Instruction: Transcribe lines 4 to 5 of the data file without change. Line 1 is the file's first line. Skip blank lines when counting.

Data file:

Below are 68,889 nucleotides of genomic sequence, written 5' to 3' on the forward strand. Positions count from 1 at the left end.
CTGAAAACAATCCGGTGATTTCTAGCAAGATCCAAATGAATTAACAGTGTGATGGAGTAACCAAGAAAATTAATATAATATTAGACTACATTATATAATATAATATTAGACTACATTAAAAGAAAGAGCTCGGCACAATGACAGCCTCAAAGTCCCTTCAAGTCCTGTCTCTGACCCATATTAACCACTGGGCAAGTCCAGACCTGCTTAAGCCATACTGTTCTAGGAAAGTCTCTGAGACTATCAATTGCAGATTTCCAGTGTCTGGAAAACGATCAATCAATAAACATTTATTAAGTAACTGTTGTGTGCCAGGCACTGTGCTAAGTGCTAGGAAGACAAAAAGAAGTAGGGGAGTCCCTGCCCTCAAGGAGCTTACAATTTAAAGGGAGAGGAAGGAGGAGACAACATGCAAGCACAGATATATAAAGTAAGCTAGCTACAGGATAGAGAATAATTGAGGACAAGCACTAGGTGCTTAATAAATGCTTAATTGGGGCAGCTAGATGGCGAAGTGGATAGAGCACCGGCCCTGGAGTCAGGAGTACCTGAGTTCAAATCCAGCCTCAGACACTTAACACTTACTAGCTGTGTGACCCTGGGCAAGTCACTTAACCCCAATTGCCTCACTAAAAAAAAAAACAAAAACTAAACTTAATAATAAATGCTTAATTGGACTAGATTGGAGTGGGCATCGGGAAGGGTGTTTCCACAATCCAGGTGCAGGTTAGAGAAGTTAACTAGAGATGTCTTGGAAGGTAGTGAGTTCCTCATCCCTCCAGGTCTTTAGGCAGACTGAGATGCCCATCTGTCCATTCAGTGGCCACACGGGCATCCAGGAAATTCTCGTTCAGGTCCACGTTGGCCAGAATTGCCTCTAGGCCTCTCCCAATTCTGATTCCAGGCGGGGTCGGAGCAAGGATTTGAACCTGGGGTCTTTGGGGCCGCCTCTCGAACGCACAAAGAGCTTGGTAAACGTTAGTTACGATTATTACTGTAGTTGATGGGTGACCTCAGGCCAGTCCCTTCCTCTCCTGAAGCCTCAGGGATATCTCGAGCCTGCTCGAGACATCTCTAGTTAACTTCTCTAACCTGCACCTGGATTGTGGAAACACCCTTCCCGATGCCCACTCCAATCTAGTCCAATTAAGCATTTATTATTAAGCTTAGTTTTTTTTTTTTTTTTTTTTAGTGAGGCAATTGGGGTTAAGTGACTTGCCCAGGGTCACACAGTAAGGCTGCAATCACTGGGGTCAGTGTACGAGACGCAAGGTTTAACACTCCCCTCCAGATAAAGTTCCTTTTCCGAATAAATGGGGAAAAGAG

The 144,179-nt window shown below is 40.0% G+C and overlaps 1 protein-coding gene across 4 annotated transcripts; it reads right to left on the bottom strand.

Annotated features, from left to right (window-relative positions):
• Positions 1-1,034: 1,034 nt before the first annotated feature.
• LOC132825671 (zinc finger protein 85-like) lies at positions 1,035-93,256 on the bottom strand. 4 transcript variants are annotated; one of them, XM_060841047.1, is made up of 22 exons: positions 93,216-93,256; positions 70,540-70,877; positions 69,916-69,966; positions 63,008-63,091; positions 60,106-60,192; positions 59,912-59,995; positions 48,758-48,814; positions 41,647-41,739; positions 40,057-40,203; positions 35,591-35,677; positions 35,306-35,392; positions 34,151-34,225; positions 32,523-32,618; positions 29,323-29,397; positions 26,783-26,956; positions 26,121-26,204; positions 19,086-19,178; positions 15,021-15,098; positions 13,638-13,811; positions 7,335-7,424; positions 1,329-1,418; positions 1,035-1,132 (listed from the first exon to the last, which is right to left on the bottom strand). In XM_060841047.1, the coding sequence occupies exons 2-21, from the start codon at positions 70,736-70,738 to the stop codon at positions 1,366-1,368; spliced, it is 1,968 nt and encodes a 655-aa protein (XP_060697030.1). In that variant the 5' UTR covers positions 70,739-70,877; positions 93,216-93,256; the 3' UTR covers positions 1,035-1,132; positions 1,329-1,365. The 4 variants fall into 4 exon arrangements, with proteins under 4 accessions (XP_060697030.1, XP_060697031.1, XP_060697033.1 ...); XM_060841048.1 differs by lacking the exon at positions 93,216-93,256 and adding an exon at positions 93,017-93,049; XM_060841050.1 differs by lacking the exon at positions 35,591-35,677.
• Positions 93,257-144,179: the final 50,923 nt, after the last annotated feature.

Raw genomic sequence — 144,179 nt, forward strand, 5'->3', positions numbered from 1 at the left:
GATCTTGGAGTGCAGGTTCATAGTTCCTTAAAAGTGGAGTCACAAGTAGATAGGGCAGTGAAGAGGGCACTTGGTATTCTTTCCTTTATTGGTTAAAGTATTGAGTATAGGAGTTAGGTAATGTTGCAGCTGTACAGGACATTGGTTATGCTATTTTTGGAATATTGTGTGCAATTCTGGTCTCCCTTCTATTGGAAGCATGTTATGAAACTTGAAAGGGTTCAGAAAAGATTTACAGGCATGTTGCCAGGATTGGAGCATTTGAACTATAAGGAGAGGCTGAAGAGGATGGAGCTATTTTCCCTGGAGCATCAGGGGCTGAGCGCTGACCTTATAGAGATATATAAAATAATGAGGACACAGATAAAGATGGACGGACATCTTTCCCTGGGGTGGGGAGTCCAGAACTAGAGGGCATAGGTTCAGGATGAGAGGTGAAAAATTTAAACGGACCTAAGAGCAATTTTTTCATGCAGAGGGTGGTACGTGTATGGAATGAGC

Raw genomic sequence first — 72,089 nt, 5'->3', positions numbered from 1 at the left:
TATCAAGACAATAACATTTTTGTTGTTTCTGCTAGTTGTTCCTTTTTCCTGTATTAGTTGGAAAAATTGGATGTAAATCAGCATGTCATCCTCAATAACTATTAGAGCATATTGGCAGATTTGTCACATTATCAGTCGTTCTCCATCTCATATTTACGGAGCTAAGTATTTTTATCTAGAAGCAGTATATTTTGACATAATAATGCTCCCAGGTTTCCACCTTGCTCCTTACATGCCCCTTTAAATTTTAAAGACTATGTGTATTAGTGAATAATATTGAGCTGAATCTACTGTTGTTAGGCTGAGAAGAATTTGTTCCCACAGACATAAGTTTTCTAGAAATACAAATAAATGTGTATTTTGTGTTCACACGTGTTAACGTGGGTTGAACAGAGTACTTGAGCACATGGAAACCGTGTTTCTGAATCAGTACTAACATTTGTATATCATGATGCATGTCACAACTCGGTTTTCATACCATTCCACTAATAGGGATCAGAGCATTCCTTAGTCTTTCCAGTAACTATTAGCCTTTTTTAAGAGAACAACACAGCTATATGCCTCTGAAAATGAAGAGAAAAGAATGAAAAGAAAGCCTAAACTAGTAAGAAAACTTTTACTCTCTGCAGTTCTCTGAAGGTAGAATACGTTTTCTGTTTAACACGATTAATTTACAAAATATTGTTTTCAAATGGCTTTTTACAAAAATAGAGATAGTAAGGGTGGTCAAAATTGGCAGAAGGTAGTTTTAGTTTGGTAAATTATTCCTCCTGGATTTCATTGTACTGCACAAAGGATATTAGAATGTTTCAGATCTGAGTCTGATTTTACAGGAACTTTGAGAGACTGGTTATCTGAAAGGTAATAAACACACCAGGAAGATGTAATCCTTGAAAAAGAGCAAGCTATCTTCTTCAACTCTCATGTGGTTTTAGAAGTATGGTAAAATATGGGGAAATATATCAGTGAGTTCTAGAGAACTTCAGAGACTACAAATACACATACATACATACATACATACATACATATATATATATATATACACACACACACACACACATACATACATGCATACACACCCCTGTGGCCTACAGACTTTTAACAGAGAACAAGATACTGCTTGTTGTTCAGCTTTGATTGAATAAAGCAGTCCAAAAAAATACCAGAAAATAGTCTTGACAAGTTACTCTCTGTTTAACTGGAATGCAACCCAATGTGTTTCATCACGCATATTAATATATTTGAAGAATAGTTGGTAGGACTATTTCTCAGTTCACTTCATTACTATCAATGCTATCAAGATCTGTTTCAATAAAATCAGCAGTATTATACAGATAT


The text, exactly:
Annotated features, from left to right (window-relative positions):
• Positions 1-1,034: 1,034 nt before the first annotated feature.